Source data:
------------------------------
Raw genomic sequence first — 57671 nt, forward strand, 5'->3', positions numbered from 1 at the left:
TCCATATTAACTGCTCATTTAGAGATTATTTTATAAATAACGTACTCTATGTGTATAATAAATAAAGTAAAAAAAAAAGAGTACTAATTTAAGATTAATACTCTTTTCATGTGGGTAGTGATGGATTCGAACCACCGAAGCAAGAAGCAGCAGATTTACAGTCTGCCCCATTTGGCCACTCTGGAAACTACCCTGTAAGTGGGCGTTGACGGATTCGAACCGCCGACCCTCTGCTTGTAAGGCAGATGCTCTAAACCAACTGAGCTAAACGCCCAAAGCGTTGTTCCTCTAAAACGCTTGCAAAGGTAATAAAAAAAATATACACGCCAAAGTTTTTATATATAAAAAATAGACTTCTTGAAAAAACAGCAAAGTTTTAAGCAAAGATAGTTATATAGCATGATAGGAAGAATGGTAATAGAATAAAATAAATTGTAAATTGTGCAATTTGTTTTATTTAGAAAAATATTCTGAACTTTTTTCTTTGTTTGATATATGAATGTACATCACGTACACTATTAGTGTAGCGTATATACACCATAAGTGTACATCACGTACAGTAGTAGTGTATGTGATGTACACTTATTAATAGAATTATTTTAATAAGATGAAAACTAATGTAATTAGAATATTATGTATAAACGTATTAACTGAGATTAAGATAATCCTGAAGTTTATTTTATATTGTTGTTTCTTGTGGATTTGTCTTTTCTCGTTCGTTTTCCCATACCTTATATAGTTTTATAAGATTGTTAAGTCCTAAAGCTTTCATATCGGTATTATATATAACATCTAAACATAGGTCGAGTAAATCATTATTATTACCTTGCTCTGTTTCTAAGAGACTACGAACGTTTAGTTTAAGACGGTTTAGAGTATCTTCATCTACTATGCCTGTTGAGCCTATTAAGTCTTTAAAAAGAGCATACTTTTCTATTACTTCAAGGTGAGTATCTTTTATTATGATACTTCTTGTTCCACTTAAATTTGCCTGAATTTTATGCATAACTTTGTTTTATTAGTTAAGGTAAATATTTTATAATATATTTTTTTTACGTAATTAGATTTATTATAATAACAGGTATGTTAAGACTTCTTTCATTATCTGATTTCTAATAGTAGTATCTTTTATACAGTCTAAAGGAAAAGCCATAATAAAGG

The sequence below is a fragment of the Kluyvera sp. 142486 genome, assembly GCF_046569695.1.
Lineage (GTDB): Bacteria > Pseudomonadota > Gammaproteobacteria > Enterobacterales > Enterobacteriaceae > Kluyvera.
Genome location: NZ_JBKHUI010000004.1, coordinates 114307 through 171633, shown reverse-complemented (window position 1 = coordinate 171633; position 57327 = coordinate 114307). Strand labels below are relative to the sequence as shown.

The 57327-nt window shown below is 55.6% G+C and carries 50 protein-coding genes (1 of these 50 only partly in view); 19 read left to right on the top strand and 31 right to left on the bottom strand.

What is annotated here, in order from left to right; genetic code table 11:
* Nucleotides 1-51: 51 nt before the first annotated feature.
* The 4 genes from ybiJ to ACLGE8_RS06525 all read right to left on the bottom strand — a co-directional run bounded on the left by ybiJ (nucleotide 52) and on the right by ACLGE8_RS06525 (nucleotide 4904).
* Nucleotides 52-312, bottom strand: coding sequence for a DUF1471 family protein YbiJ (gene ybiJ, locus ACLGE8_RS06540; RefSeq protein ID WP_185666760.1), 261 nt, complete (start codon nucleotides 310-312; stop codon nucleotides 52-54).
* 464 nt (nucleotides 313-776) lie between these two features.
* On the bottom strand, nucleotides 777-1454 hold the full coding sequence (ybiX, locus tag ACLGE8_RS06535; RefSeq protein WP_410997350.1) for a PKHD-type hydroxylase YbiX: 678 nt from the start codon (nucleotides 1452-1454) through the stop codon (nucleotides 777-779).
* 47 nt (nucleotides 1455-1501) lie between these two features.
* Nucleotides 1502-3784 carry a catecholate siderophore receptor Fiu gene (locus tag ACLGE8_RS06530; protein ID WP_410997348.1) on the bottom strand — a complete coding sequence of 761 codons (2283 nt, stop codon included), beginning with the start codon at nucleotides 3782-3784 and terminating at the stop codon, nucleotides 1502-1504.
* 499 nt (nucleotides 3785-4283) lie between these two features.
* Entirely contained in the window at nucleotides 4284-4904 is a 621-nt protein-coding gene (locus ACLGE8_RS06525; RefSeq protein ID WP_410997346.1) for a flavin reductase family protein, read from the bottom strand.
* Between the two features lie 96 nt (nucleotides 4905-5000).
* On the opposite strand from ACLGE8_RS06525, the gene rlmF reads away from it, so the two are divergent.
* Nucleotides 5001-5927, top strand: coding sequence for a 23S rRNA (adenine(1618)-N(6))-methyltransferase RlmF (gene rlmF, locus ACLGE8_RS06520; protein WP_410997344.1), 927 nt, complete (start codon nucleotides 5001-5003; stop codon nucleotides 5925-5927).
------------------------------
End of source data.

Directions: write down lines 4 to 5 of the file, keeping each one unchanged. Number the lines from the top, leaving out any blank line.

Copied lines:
Lineage (GTDB): Bacteria > Pseudomonadota > Gammaproteobacteria > Enterobacterales > Enterobacteriaceae > Kluyvera.
Genome location: NZ_JBKHUI010000004.1, coordinates 114307 through 171633, shown reverse-complemented (window position 1 = coordinate 171633; position 57327 = coordinate 114307). Strand labels below are relative to the sequence as shown.